Rev: “He stole from the house of god. That is a greater evil.”
(Both Dudley and the Rev make skeptical expressions.)
Dudley: (Acts inspired and approaches Marcy.) “Hey, what about you? What’s your motive?”
Rev: “You’re doing a lot of talking but aren’t saying much.”
Dudley: “Yeah. Them jaws of yours sure like to flap.”
Marcy: “A lady doesn’t kiss and tell. Especially in this town.” (Acts indignant.)
(Everybody turns to Sam.)
Sam: (Points towards the body, makes a break sign, points to Marcy, points to his heart.)
Dudley: “Walter snapped Marcy in Sam’s chest?”
Rev: “No you moron, Sam’s saying that Winston broke Marcy’s heart.”
Marcy: (Steps back towards the table as if punched in the chest. Her anger builds as she talks) “It’s true. I loved him. We were going to elope, or so he said, then he gave me the mitten and took up with a less seasoned girl.”
Rev: “Hell have no fury like a woman scorned.”
Marcy: (Sitting down, she produces her gun and places it on the table.) “And vengeance rains hardest from the clouds of a broken heart. You, you, and you (she sneers at Sam) have your reasons, but none as bitter as mine. My motive trumps all. For that reason I shall collect the bounty. Matters of the heart… that no good Cross-patch.”
Dudley: (Looks at the Reverend and the audience and shrugs.)
Rev: “Not so fast. What about the Mute? What’s his story?”
Dudley: (Again shrugs) “I don’t know, he never said nothing.”
(Rev and Madam both stare at Dudley likes he’s retarded.)
Marcy: “Greed. Pure and simple. He’s an opportunist.”
(Sam looks into space as if he’s deaf too)
(Lottie the Librarian barges in. She moves to each character as she speaks to them) “Oh Kettle, look how black thy are. No, opportunism and you are familiars. Charlotte by day, harlot by night. And you, (stops before the Reverend) should be ashamed of yourself. Believing this, this (Pauses, looks up and down Marcy with disapproval) woman has an iota of feeling. You’ve been ministering malcontents too long. Maybe it’s time to lighten my donation envelope.”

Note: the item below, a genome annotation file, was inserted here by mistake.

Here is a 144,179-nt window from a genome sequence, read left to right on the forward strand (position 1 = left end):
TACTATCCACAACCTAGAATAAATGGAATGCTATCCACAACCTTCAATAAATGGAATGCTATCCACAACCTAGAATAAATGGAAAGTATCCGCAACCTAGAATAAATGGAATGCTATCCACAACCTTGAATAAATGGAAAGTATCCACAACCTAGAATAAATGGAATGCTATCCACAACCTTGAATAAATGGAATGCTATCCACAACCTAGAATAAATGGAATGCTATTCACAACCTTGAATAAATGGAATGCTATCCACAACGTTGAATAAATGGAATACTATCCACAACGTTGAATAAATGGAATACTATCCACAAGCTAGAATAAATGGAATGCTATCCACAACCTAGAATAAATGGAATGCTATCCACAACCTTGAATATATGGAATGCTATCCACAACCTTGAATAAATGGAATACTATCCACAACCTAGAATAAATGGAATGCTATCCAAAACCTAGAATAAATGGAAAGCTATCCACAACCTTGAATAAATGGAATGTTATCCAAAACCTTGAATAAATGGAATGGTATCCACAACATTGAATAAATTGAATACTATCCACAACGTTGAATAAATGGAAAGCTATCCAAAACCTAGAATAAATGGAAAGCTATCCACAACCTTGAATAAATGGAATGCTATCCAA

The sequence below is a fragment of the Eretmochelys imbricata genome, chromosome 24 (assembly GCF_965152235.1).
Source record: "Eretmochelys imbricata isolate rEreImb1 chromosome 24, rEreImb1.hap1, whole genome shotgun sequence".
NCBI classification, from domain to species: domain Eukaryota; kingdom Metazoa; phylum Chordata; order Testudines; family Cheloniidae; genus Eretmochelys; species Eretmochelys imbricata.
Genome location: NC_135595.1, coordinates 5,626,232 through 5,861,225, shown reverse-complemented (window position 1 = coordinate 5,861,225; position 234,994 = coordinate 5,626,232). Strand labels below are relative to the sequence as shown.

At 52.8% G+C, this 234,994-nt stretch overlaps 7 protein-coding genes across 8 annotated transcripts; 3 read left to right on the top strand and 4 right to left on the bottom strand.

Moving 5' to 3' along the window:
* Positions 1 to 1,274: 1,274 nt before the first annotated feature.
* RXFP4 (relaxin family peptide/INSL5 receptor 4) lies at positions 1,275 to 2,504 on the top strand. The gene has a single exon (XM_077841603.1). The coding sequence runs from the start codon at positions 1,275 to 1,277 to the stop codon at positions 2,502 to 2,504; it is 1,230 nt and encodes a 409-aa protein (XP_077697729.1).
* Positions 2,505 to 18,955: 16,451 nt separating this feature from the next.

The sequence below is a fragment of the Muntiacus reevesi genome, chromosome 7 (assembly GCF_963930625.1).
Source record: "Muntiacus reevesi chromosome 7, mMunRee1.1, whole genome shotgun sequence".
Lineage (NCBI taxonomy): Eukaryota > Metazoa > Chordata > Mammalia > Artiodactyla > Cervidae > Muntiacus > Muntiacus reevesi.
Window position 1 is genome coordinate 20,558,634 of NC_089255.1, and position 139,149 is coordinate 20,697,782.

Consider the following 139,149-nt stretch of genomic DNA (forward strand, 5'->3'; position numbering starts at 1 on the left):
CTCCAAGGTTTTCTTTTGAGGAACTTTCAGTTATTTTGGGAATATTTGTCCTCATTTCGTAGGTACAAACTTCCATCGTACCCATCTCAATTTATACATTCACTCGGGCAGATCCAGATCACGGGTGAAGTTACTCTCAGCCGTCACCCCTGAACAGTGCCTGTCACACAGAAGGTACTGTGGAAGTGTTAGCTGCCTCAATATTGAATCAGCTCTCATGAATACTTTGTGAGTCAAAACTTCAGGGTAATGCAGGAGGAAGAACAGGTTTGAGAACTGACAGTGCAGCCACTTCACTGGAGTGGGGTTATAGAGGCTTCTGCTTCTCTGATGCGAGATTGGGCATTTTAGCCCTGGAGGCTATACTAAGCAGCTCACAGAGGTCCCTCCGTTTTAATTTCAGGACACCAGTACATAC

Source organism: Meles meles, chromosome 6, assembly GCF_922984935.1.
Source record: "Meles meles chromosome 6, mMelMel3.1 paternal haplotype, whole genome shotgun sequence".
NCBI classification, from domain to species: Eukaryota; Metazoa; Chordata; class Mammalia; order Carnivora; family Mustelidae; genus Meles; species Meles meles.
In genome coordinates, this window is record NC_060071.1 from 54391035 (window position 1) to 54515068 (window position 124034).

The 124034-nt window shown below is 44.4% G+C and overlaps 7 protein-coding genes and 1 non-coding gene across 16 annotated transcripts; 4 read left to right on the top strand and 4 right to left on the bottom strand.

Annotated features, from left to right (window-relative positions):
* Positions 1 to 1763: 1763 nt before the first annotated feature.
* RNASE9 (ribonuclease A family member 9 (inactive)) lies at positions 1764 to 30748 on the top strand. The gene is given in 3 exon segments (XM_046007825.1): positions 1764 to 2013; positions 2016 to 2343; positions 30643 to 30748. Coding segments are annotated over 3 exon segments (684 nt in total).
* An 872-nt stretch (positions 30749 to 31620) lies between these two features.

Reverend: “That wouldn’t be necessary.”
Marcy: “I was too kind in referring to you as a less-seasoned girl. Frigid is more like it.”
Lottie: “Haaaa! You’re a calico queen… capable of turning multiple tricks on a single mattress.”
Marcy: (Unflustered. Looks at the librarian and grins.) Little Miss Prim and Proper, the keeper of books and all things bound, you ought to know why it’s called turning a trick.” (Pauses… Raises eyebrows as she stands.) “Any ideas?”
Lottie: (Takes a step back and shakes her head no.) “I don’t.”
Marcy: “It takes magic to rekindle a flame that you drowned with your aura of ice. If you spent a quarter of the time with your man as with your hard covers, maybe he wouldn’t have been such a scoundrel.”
Lottie: “Now it’s my fault he was a thieving, two-timing Four-flusher?”
Marcy: “It starts at home.”
Lottie: “Do you have any idea of what a nightmare he was?”
(Everybody nods in agreement.)
Lottie: “Making that man’s house was no easy chore. Is it any wonder I surrounded myself with literature? Fantastical worlds weren’t far enough away to escape his shadow. When the darkness of his soul eclipsed the faintest hope of the tomes accompanying my heart, what was a girl to do?”
Marcy: “Let the professionals handle it?”
Lottie: “Professionals? Ha, have you seen yourselves? If any one of you were capable I would have hired you and paid you with the departed’s money. But the lot of you… (Looks at Sam) “Speaks no evil.” (Looks at the Reverend) “Sees no Evil”
(Dudley covers his ears.)
Lottie: (Looks at Dudley) “Don’t flatter yourself, you’re too stupid to know evil. And you… (Looks at Marcy) You’ve had more evil inside you than both Sodom and Gomorra. You’re a bunch of ninnies, a girl had no choice but to do the job herself.” (Takes a gun from her purse and sits it on the table.)
Marcy: (Slowly she starts to clap.) “Bravo, you almost had me. I have to hand it to you, I pulled the trigger and I almost believed your act. It was worthy of award. You have a talent, if you’re ever in need, come see me, I have a position for you.”
Lottie: (Revolted) “I’d rather starve.”
Reverend: “While you’re making plans and talking morals and ethics, has anyone considered the Sheriff could be on his way? What are we going to do with the body? It is a private bounty after-all. I don’t want to end up in the pokey over this.”
Cast: (In unison, nods and mumbles approval.)
Marcy: He’s holed up in Superior.
Lottie: He only comes this way at election time.
Reverend: What about the deputy? He lives in town.
Dudley: (Looks at his watch) Probably full as a tick – you know, saloonagins.
Cast: (Nods and agrees)
Reverend: So how are we going to solve our little problem?
End Act One